The Asia Pacific Renewable Energy (RE) markets are expected to fare significantly well in 2011.
The Asia Pacific Renewable Energy (RE) markets especially wind, solar and biomass power projects are expected to continue its high growth trajectory and fare significantly well in 2011 because of the continued support from the government in the form of incentives, achievable numerical RE targets, and launch of industry specific programs.
According to Frost & Sullivan’s Asia Pacific Program Manager for the Energy & Power Systems Practice, Suchitra Sriram, the existing ‘adder’ policy for RE generated power in Thailand, and the on-going discussions in Malaysia and the Philippines to introduce an effective feed-in tariff policy in 2011 are likely to be one of the major driving factors for renewed interest in this sector.
She adds, “Unlike Southeast Asia, there is a strong government commitment in North Asian countries to promote and increase the RE contribution in the country’s overall electricity mix. Hence, from time to time, RE policies and targets are revised to facilitate ease of doing business as well as to aggressively stimulate growth.”
The Australian RE market will continue to grow with the revised Renewable Energy Target (RET) stipulating 20.0% contribution of RE towards electricity mix by 2020 which was passed by the Federal government in August 2009.
“This landmark bill is expected to attract investments of up to US$16.8 billion in various RE technologies, apart from creating more than 25,000 jobs in this sector alone. Moreover, this bill is considered to be a great starting point to encourage companies,” says Suchitra.
In terms of industry specifics, Asia Pacific’s RE market growth in 2011 will be largely driven by centralized large-scale plants in areas of wind, solar PV and biomass power. This is more pronounced in countries such as Thailand, Vietnam, South Korea and the Philippines.
The Asia Pacific wind power market is estimated to grow from 5,806 MW in 2010 to 7,553 MW in 2011 mainly driven by projects in Australia, Thailand, and the Philippines. The interest of the project developers is shifting toward developing large-scale projects where the capacity of the wind turbines used are above 2 MW. In terms of revenue, the market size is estimated at US$3.89 billion in 2011, doubling the market size in 2010.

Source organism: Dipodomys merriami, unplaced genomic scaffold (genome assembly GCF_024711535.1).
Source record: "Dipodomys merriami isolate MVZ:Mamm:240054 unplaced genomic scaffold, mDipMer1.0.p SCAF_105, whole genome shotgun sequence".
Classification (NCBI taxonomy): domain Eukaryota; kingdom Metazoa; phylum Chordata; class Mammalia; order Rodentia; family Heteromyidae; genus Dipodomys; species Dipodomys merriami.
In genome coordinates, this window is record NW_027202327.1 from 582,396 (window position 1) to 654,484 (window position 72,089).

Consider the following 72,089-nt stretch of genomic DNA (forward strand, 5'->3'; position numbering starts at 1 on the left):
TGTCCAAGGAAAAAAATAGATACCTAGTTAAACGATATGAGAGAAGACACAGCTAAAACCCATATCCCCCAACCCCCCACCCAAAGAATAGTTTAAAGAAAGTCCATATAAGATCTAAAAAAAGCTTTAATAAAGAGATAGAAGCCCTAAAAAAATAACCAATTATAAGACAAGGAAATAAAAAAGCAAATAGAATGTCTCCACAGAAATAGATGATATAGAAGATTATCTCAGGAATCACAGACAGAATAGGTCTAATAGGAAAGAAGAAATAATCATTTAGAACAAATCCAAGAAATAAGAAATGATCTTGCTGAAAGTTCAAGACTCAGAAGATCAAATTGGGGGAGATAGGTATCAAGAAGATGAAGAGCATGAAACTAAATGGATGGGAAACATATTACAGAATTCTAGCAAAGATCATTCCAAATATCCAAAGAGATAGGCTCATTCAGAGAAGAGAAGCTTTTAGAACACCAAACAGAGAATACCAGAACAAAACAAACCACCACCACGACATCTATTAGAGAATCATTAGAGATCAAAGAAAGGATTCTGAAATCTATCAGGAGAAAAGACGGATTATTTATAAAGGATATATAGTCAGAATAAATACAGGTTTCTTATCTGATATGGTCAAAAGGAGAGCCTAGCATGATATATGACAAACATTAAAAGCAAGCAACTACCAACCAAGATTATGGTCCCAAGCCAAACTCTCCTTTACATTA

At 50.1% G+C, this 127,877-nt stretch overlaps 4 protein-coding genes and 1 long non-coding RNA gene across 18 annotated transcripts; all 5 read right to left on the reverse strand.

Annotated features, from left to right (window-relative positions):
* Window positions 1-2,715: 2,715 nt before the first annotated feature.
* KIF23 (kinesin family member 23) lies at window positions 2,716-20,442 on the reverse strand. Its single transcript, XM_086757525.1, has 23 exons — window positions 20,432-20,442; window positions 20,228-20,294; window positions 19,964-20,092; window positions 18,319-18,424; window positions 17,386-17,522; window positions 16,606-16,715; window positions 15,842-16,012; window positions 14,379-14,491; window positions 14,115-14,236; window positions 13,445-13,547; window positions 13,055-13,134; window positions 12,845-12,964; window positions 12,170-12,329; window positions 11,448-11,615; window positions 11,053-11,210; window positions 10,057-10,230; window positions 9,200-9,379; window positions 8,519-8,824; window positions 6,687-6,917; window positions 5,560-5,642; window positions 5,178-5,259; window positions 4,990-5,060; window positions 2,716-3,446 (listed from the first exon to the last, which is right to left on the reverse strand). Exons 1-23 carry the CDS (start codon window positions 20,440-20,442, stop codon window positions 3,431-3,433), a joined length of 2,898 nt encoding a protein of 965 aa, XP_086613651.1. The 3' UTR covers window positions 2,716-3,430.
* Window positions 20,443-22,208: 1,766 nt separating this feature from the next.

“Investments in the wind power market which was centered on Australia, Japan and the Philippines a few years back, now has competition from new emerging markets in Southeast Asia such as Thailand and Vietnam, and also from Taiwan because of the identification of high wind potential in those countries,” Suchitra commented.
She continues, “So far, most of the wind power projects have been developed through private sector investment. However, realizing the huge untapped potential in the region as well as to diversify their portfolio mix, many leading utilities in Asia Pacific have initiated plans to invest in wind power plants.” The Asia Pacific solar PV systems market is estimated to grow from 4,624 MW in 2010 to 6,509 MW in 2011. In terms of revenue, the market size is expected to increase from US$10.05 billion in 2010 to US$13.81 billion in 2011, posting an annual growth rate of 37.4%.
Main markets include Japan, Thailand, Australia, Malaysia and South Korea. Most of the projects that have been proposed and under construction are grid connected ones driven by the existing ‘feed-in tariff’ policy and other industry-specific incentives from the government.
“Almost 1 GW of solar PV was installed in Japan during 2010. The market outlook looks very positive and is expected to post another 1 GW in 2011. Besides Japan, this RE technology is expected to gain considerable traction throughout the Asia Pacific region and is expected to double its capacity additions in 2011 due to high resource availability, declining prices, and introduction of favorable solar credits and incentives,” says Suchitra.
She adds, “Moreover, the customers’ appetite for this modular technology remains strong especially in countries such as Japan, Australia, South Korea, and Thailand that have Feed-In tariff (FiT) and other rebates. There were several large-scale grid connected solar power plants that were announced in 2010 from leading project developers that are expected to come online in 2011.”
Other RE technologies that hold potential in Southeast Asia include biomass power generation as there is abundant resource availability at low costs and an increasing demand for onsite power from mill owners. It is estimated that only 3,000 MW has been utilized so far out of the total potential of 56,000 MW in the region.
“With support from the government in the form of FiT, and tax incentives, this RE technology holds considerable market growth in the region. Encouraging foreign ownership of power plants with less than 10 MW capacities will boost this underutilized industry,” Suchitra says.
On the other hand, geothermal power generation continues to attract investments in Indonesia and the Philippines, but the market growth rate is expected to be moderate between 5.0 and 8.0%.
Suchitra adds, “According to the second 10,000 MW crash program introduced by the government of Indonesia, geothermal power generation has been accorded high priority. But its success remains to be seen as some of the projects have not been able to get environmental clearances and faces opposition from environmental groups as they are to be developed in forest reserves.”
Further Information: Frost & Sullivan (www.frost.com)
For more information, please send your e-mails to firstname.lastname@example.org.
ⓒ2011 www.interpv.net All rights reserved.